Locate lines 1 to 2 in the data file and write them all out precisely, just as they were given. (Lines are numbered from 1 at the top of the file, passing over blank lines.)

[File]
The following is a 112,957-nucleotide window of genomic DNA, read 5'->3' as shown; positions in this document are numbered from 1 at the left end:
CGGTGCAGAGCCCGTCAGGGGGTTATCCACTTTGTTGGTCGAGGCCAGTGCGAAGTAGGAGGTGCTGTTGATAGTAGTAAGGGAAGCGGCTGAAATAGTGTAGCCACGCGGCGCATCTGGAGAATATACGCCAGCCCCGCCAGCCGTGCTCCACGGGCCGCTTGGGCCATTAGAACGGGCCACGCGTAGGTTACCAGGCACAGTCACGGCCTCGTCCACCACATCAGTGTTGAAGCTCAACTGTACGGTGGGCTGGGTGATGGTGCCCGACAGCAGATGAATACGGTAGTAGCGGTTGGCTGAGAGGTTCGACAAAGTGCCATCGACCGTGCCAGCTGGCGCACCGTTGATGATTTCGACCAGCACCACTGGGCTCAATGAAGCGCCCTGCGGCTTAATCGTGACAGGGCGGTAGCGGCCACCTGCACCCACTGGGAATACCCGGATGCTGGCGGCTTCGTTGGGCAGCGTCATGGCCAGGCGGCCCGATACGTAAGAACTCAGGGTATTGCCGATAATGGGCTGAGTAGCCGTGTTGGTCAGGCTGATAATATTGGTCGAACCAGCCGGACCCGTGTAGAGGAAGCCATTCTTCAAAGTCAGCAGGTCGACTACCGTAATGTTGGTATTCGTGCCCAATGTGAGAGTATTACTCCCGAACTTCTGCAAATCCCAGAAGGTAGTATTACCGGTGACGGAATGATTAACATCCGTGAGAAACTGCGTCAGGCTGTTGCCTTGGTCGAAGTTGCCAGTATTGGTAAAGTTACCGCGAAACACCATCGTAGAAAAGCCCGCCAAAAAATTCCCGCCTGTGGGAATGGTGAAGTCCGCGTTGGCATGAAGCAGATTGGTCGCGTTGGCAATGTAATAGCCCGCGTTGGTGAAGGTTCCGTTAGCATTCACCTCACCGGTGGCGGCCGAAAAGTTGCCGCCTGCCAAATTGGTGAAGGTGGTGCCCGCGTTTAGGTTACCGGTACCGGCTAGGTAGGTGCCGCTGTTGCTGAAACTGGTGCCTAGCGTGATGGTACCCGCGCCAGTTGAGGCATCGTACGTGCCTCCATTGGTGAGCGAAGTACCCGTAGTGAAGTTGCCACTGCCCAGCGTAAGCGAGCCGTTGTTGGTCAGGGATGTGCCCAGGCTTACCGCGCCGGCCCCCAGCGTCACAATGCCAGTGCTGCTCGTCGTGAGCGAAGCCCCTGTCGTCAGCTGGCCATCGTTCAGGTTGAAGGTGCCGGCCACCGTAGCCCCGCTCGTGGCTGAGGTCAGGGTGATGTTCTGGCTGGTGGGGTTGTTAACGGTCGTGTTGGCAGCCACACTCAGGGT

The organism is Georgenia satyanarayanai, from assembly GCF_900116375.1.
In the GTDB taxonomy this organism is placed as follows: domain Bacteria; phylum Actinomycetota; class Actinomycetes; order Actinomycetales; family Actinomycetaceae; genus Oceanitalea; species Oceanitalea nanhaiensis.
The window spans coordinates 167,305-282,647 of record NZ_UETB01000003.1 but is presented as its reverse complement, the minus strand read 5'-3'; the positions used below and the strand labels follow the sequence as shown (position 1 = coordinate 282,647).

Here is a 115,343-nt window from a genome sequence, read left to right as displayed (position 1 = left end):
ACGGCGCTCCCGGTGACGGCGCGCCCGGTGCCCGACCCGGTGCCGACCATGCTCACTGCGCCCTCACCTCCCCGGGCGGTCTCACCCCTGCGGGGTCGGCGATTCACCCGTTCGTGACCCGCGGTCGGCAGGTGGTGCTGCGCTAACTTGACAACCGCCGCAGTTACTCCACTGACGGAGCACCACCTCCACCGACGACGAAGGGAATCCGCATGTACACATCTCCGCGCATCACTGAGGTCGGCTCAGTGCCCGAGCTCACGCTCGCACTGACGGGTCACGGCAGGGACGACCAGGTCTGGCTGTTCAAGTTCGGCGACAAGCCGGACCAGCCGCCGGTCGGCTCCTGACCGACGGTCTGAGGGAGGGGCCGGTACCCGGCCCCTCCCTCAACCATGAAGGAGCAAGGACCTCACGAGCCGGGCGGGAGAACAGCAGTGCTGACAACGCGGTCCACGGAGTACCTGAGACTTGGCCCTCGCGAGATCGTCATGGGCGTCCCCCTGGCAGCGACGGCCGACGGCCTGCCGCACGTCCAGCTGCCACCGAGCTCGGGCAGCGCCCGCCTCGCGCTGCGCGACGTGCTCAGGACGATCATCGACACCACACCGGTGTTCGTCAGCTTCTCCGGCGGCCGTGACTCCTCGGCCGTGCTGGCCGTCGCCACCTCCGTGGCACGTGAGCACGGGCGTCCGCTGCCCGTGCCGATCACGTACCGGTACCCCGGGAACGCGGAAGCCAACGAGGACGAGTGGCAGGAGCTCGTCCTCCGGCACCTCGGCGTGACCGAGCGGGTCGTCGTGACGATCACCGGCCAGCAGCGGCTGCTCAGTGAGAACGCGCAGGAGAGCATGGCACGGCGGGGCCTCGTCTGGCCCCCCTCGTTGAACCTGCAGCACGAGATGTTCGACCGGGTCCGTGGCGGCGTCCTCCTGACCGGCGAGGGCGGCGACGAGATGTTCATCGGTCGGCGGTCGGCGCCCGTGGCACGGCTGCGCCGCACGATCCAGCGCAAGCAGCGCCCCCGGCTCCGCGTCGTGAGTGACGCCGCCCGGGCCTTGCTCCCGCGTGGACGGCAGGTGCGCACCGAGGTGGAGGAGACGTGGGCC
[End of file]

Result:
The following is a 112,957-nucleotide window of genomic DNA, read 5'->3' as shown; positions in this document are numbered from 1 at the left end:
CGGTGCAGAGCCCGTCAGGGGGTTATCCACTTTGTTGGTCGAGGCCAGTGCGAAGTAGGAGGTGCTGTTGATAGTAGTAAGGGAAGCGGCTGAAATAGTGTAGCCACGCGGCGCATCTGGAGAATATACGCCAGCCCCGCCAGCCGTGCTCCACGGGCCGCTTGGGCCATTAGAACGGGCCACGCGTAGGTTACCAGGCACAGTCACGGCCTCGTCCACCACATCAGTGTTGAAGCTCAACTGTACGGTGGGCTGGGTGATGGTGCCCGACAGCAGATGAATACGGTAGTAGCGGTTGGCTGAGAGGTTCGACAAAGTGCCATCGACCGTGCCAGCTGGCGCACCGTTGATGATTTCGACCAGCACCACTGGGCTCAATGAAGCGCCCTGCGGCTTAATCGTGACAGGGCGGTAGCGGCCACCTGCACCCACTGGGAATACCCGGATGCTGGCGGCTTCGTTGGGCAGCGTCATGGCCAGGCGGCCCGATACGTAAGAACTCAGGGTATTGCCGATAATGGGCTGAGTAGCCGTGTTGGTCAGGCTGATAATATTGGTCGAACCAGCCGGACCCGTGTAGAGGAAGCCATTCTTCAAAGTCAGCAGGTCGACTACCGTAATGTTGGTATTCGTGCCCAATGTGAGAGTATTACTCCCGAACTTCTGCAAATCCCAGAAGGTAGTATTACCGGTGACGGAATGATTAACATCCGTGAGAAACTGCGTCAGGCTGTTGCCTTGGTCGAAGTTGCCAGTATTGGTAAAGTTACCGCGAAACACCATCGTAGAAAAGCCCGCCAAAAAATTCCCGCCTGTGGGAATGGTGAAGTCCGCGTTGGCATGAAGCAGATTGGTCGCGTTGGCAATGTAATAGCCCGCGTTGGTGAAGGTTCCGTTAGCATTCACCTCACCGGTGGCGGCCGAAAAGTTGCCGCCTGCCAAATTGGTGAAGGTGGTGCCCGCGTTTAGGTTACCGGTACCGGCTAGGTAGGTGCCGCTGTTGCTGAAACTGGTGCCTAGCGTGATGGTACCCGCGCCAGTTGAGGCATCGTACGTGCCTCCATTGGTGAGCGAAGTACCCGTAGTGAAGTTGCCACTGCCCAGCGTAAGCGAGCCGTTGTTGGTCAGGGATGTGCCCAGGCTTACCGCGCCGGCCCCCAGCGTCACAATGCCAGTGCTGCTCGTCGTGAGCGAAGCCCCTGTCGTCAGCTGGCCATCGTTCAGGTTGAAGGTGCCGGCCACCGTAGCCCCGCTCGTGGCTGAGGTCAGGGTGATGTTCTGGCTGGTGGGGTTGTTAACGGTCGTGTTGGCAGCCACACTCAGGGT